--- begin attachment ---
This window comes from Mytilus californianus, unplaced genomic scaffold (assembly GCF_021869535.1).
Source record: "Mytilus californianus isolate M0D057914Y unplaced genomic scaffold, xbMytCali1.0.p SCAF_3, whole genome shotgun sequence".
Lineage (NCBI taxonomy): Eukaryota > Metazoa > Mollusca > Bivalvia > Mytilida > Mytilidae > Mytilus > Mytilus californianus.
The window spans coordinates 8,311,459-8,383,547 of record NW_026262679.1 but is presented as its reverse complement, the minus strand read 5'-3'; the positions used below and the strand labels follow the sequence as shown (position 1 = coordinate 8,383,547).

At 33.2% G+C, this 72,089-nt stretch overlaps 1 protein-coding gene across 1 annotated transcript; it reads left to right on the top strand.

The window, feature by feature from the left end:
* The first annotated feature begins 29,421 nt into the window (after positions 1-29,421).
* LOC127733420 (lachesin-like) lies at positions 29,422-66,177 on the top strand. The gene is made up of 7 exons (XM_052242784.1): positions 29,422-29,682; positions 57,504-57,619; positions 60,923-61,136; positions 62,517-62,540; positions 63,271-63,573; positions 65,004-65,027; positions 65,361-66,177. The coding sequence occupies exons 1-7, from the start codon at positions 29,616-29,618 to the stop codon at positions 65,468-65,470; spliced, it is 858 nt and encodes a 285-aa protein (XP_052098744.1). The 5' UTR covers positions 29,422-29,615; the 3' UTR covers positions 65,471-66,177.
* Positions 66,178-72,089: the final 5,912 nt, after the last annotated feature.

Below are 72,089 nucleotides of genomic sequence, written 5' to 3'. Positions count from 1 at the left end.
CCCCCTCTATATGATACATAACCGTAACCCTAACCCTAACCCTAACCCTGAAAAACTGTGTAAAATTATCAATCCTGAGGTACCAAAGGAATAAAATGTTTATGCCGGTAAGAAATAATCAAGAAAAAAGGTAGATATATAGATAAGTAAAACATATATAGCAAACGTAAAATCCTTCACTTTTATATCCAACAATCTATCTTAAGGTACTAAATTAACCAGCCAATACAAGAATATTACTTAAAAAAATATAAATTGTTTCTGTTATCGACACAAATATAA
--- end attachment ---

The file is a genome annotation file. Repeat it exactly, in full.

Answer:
This window comes from Mytilus californianus, unplaced genomic scaffold (assembly GCF_021869535.1).
Source record: "Mytilus californianus isolate M0D057914Y unplaced genomic scaffold, xbMytCali1.0.p SCAF_3, whole genome shotgun sequence".
Lineage (NCBI taxonomy): Eukaryota > Metazoa > Mollusca > Bivalvia > Mytilida > Mytilidae > Mytilus > Mytilus californianus.
The window spans coordinates 8,311,459-8,383,547 of record NW_026262679.1 but is presented as its reverse complement, the minus strand read 5'-3'; the positions used below and the strand labels follow the sequence as shown (position 1 = coordinate 8,383,547).

At 33.2% G+C, this 72,089-nt stretch overlaps 1 protein-coding gene across 1 annotated transcript; it reads left to right on the top strand.

The window, feature by feature from the left end:
* The first annotated feature begins 29,421 nt into the window (after positions 1-29,421).
* LOC127733420 (lachesin-like) lies at positions 29,422-66,177 on the top strand. The gene is made up of 7 exons (XM_052242784.1): positions 29,422-29,682; positions 57,504-57,619; positions 60,923-61,136; positions 62,517-62,540; positions 63,271-63,573; positions 65,004-65,027; positions 65,361-66,177. The coding sequence occupies exons 1-7, from the start codon at positions 29,616-29,618 to the stop codon at positions 65,468-65,470; spliced, it is 858 nt and encodes a 285-aa protein (XP_052098744.1). The 5' UTR covers positions 29,422-29,615; the 3' UTR covers positions 65,471-66,177.
* Positions 66,178-72,089: the final 5,912 nt, after the last annotated feature.

Below are 72,089 nucleotides of genomic sequence, written 5' to 3'. Positions count from 1 at the left end.
CCCCCTCTATATGATACATAACCGTAACCCTAACCCTAACCCTAACCCTGAAAAACTGTGTAAAATTATCAATCCTGAGGTACCAAAGGAATAAAATGTTTATGCCGGTAAGAAATAATCAAGAAAAAAGGTAGATATATAGATAAGTAAAACATATATAGCAAACGTAAAATCCTTCACTTTTATATCCAACAATCTATCTTAAGGTACTAAATTAACCAGCCAATACAAGAATATTACTTAAAAAAATATAAATTGTTTCTGTTATCGACACAAATATAA